Artist Ron English Talks His “POPaganja” Show, Marijuana Merch, and Life After Prohibition - Culture | MERRY JANE
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Artist Ron English Talks His “POPaganja” Show, Marijuana Merch, and Life After Prohibition

Plus his thoughts on album cover art and advertising.

by Ben Adams

World-renowned American artist Ron English is one of the most celebrated and recognizable living artists of our era. The 56-year-old has explored the realm of pop art and gluttonous consumerism through paintings and images that have permeated the mediums of film, books, television, and album art.

English’s cover art has graced albums ranging from Chris Brown’s iconic F.A.M.E. to multiple album covers for the Dandy Warhols. His paintings have appeared in This Is the End and Movie 43 as well as Super Size Me. English has also guest-starred on an episode of The Simpsons.

Recently English teamed up with High Times for POPaganja, a pop-up show in Brian Wood’s New York boutique The Wood Shoppe that he describes as a “bodega” of cannabis-themed pop art and images. It runs through Nov. 8.

MERRY JANE connected with English to discuss the show, marijuana merchandise, prohibition, advertising, and the state of album cover art.

MERRY JANE: You call your pop surrealism style POPaganda. What was the original thought behind that?
Ron English:
I coined POPaganda in the late ’80s to describe an approach to art that addressed the prevalence of propaganda in advertising, politics, and in the art world, juxtaposed with the concept of individualistic free expression.

What are some of the ways pop art influences the masses?
Advertising is the ultimate pop art. It is the most influential art form and is the least rebuttable artistic expression.

One of the ways you’ve gotten your message across is through culture-jamming. Have we been trained to accept products because of their packaging designs?
Packaging and branding are actually advertisements that contain the product or are part of the product. Package design is the manufacturer’s last chance to pitch the product before the consumer makes the decision to buy or pass. Putting an alternative narrative in that space can have a lot of impact on the consumer, and is an easily attainable act of defiance. It doesn’t require the same risk as hijacking a billboard.

When did you first get into street art?
I got into street art in my teenage years. The streets seemed to be the most logical place for art since that was where people actually were.

How many times have you been punished for vandalism?
I have been arrested more times than I care to remember.

What is the purpose of POPaganja?
POPaganja Cannabis Bodega is an L.E.S. storefront bodega that offers a vision of the world one year after the end of pot prohibition.

Probably nobody else has imagined marijuana merchandise move vividly than you. Where do you see commercial marijuana in five years?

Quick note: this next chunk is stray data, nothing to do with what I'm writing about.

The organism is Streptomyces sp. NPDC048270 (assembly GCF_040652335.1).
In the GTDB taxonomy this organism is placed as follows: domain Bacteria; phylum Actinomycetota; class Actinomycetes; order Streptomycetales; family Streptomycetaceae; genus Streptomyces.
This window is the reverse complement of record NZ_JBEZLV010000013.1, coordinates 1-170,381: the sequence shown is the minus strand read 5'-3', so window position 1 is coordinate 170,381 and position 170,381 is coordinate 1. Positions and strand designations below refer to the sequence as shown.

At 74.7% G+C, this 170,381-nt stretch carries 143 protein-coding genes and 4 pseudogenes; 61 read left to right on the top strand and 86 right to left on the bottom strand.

Developers have a model of the building they intend to construct to sell the concept to investors and the community. People want to see what it’s going to look like. The idea of stocking shelves with post-prohibition products is a way of painting a picture of what things might look like after legalization.

In five years I see it as being largely a non-issue. Like gay marriage, it will be accepted as a social norm, and all the social destruction fretted over will turn out to have been mostly nonsense. The boost to the economy and freedom from law enforcement oppression will be the most relevant consequences. A healthier economy and a more friendly relationship between citizens and law enforcement would be net positives in my opinion. The big losses will, of course, be the private prison owners and the drug cartels—two groups I can muster little sympathy for.

Five years ago, you created POPaganda ads for Prop 19. Do you support Prop 64 legalizing recreational cannabis in California?
Yes.

What can you tell us about your recent show featuring your “Guernica” paintings at the Allouche gallery in New York City?
I have used Guernica as a template for a number of years now. The pose is so recognizable and the meaning so universally known that it provides an accessible backstory for more contemporary themes.

For those who are unfamiliar with your fictional characters, like Abraham Obama and MC Supersized, how would you describe them?
MC Supersized is that clown who actually believed fast food was good for him. He has unwittingly become the mascot for healthy food choices. Temper Tot is the immature id of a powerful nation. Cathy Cowgirl is the poster child for BGH [bovine growth hormone]. Graham Snapper the slow witted protester of planned obsolescence. The Combrats are the clown soldiers of the media-nurtured generation. Ronnie Rabbit is the neurotic mascot of information overload.

Your album cover art is well-known. Are album covers a lost trade at this point?
Yes and no. They mostly exist as small jpegs on the computer screen, but they exist on a small scale as traditional albums and also as large-scale backdrops for the bands. I would like to see the bands I work with develop a poster market for this imagery so the fans can have a more profound relationship to the art.

What’s next for Ron English?
Rock opera, of course!


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Benjamin Adams is a freelance writer whose work has appeared in a slew of publications including CULTURE, Cannabis Now Magazine and The 420 Book and Vice. Follow Ben on Twitter @BenBot11 and Facebook @byBenBot.



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